The subject of this scientific investigation is the transport and fate of persistent organic pollutants (POPs). The scientists suggest that the physical chemistry of POPs plus the seasonal change in the sea ice causes the entry of POPs into the food web of the Antarctic coastal waters.
POPs have been called "hand-me-down poisons that threaten wildlife and people" (World Wildlife Fund). The United Nations Environment Programme lists twelve of them as "The Dirty Dozen." They are serious environmental problems that have world-wide effects. So, it is appropriate that learners investigate the topic more fully. These investigations are examples of the following National Science Education Standards: Science as Inquiry, Physical Science, Earth Science, Science in Personal and Social Perspectives, and the History and Nature of Science. Learners who are preparing for the GED tests might be interested to know that these standards are the organizing topics of the GED Science Exam.
A place to start will be the information about the POPs team in Antarctica:
Another excellent resource is the PBS Frontline Report, "Fooling with Natureare man-made chemicals in the environment hazardous to humans?" This website contains resources, a special report, and an online quiz. There is also an excellent article about the challenges in science reporting and the problems in reporting bad science.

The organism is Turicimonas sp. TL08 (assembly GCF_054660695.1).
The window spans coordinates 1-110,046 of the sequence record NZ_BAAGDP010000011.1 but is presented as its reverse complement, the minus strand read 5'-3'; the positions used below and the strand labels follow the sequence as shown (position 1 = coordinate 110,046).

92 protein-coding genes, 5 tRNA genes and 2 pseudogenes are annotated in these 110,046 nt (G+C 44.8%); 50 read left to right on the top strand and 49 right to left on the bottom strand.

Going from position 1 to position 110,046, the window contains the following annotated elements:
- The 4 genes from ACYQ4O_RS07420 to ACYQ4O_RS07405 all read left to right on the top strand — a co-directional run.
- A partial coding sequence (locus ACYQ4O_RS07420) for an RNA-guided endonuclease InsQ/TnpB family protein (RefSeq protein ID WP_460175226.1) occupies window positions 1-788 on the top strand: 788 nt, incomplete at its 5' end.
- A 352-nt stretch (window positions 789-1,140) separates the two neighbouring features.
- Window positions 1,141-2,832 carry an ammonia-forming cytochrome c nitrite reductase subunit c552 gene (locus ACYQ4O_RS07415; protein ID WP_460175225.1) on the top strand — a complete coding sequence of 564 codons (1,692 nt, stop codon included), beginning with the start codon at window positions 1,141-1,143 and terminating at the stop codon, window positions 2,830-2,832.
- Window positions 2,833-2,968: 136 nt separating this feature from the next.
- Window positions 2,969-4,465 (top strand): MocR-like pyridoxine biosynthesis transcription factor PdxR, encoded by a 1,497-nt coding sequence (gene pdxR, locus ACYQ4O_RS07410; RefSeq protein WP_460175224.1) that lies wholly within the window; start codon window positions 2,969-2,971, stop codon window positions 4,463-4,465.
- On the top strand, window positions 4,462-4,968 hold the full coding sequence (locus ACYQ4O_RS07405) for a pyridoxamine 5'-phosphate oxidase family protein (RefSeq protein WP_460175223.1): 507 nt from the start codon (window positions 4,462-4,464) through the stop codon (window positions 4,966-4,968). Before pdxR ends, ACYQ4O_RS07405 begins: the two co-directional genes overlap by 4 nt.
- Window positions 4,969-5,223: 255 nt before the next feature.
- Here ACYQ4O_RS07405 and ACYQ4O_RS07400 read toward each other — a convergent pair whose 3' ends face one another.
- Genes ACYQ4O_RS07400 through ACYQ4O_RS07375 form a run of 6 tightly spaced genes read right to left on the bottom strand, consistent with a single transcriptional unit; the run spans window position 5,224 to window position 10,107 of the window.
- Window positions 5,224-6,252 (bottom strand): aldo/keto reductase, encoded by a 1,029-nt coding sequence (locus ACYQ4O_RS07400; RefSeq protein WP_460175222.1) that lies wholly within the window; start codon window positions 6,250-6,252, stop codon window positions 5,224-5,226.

Here are some ideas for learning activities:
1. Suggest that learners do some research on an individual persistent organic pollutant. A good starting place is the World Wildlife Fund website, which has individual fact sheets on a number of the POPs. Learners might want maps of the world and of the individual continents on which to note the producers and users of POPs.
Possible topics for research about each POP are
2. More than one hundred of the worlds countries have been working on a treaty to ban the production and use of these chemicals. In May 2001, diplomats from around the world came to Stockholm, Sweden, to sign an agreement to limit POPs. Learners can follow the progress of this international treaty by reading the initial declaration and then checking to see how many countries ratify the treaty. These specific websites will be useful for this investigation.
General web resources-- for more information, here is the list of websites about POPs: